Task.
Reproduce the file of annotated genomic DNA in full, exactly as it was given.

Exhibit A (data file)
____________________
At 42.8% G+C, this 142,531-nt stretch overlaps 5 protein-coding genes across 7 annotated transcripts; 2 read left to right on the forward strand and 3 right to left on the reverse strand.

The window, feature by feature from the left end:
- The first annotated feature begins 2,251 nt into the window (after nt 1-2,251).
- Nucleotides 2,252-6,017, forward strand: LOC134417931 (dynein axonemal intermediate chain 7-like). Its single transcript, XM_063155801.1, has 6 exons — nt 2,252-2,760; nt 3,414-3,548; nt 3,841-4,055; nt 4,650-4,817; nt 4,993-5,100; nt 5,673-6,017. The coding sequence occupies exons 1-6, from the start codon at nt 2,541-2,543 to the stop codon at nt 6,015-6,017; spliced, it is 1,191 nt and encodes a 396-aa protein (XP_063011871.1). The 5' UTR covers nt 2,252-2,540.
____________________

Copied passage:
At 42.8% G+C, this 142,531-nt stretch overlaps 5 protein-coding genes across 7 annotated transcripts; 2 read left to right on the forward strand and 3 right to left on the reverse strand.

The window, feature by feature from the left end:
- The first annotated feature begins 2,251 nt into the window (after nt 1-2,251).
- Nucleotides 2,252-6,017, forward strand: LOC134417931 (dynein axonemal intermediate chain 7-like). Its single transcript, XM_063155801.1, has 6 exons — nt 2,252-2,760; nt 3,414-3,548; nt 3,841-4,055; nt 4,650-4,817; nt 4,993-5,100; nt 5,673-6,017. The coding sequence occupies exons 1-6, from the start codon at nt 2,541-2,543 to the stop codon at nt 6,015-6,017; spliced, it is 1,191 nt and encodes a 396-aa protein (XP_063011871.1). The 5' UTR covers nt 2,252-2,540.